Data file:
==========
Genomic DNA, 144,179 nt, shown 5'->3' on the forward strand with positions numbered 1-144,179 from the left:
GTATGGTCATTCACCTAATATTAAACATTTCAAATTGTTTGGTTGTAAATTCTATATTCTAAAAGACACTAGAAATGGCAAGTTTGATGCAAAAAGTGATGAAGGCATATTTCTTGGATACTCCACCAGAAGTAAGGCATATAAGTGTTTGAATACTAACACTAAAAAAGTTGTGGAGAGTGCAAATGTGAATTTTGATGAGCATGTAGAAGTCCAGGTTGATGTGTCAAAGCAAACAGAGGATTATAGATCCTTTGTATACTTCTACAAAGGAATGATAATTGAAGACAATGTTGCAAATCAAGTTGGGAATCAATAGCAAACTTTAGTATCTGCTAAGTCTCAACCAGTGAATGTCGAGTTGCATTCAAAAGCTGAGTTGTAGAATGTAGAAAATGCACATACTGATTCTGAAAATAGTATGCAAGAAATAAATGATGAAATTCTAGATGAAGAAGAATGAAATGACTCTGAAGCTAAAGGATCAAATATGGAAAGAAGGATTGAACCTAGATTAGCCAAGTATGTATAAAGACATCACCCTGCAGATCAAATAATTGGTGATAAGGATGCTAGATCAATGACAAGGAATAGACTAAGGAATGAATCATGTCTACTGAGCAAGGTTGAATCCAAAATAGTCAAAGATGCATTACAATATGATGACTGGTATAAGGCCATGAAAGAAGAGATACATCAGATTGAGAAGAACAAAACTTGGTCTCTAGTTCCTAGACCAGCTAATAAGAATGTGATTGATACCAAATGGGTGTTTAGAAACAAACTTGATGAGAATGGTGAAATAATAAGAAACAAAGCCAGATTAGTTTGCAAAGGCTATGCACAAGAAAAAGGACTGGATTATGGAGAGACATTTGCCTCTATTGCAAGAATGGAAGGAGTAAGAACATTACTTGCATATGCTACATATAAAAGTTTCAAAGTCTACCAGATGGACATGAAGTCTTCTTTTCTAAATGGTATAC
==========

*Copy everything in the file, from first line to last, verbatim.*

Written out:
Genomic DNA, 144,179 nt, shown 5'->3' on the forward strand with positions numbered 1-144,179 from the left:
GTATGGTCATTCACCTAATATTAAACATTTCAAATTGTTTGGTTGTAAATTCTATATTCTAAAAGACACTAGAAATGGCAAGTTTGATGCAAAAAGTGATGAAGGCATATTTCTTGGATACTCCACCAGAAGTAAGGCATATAAGTGTTTGAATACTAACACTAAAAAAGTTGTGGAGAGTGCAAATGTGAATTTTGATGAGCATGTAGAAGTCCAGGTTGATGTGTCAAAGCAAACAGAGGATTATAGATCCTTTGTATACTTCTACAAAGGAATGATAATTGAAGACAATGTTGCAAATCAAGTTGGGAATCAATAGCAAACTTTAGTATCTGCTAAGTCTCAACCAGTGAATGTCGAGTTGCATTCAAAAGCTGAGTTGTAGAATGTAGAAAATGCACATACTGATTCTGAAAATAGTATGCAAGAAATAAATGATGAAATTCTAGATGAAGAAGAATGAAATGACTCTGAAGCTAAAGGATCAAATATGGAAAGAAGGATTGAACCTAGATTAGCCAAGTATGTATAAAGACATCACCCTGCAGATCAAATAATTGGTGATAAGGATGCTAGATCAATGACAAGGAATAGACTAAGGAATGAATCATGTCTACTGAGCAAGGTTGAATCCAAAATAGTCAAAGATGCATTACAATATGATGACTGGTATAAGGCCATGAAAGAAGAGATACATCAGATTGAGAAGAACAAAACTTGGTCTCTAGTTCCTAGACCAGCTAATAAGAATGTGATTGATACCAAATGGGTGTTTAGAAACAAACTTGATGAGAATGGTGAAATAATAAGAAACAAAGCCAGATTAGTTTGCAAAGGCTATGCACAAGAAAAAGGACTGGATTATGGAGAGACATTTGCCTCTATTGCAAGAATGGAAGGAGTAAGAACATTACTTGCATATGCTACATATAAAAGTTTCAAAGTCTACCAGATGGACATGAAGTCTTCTTTTCTAAATGGTATAC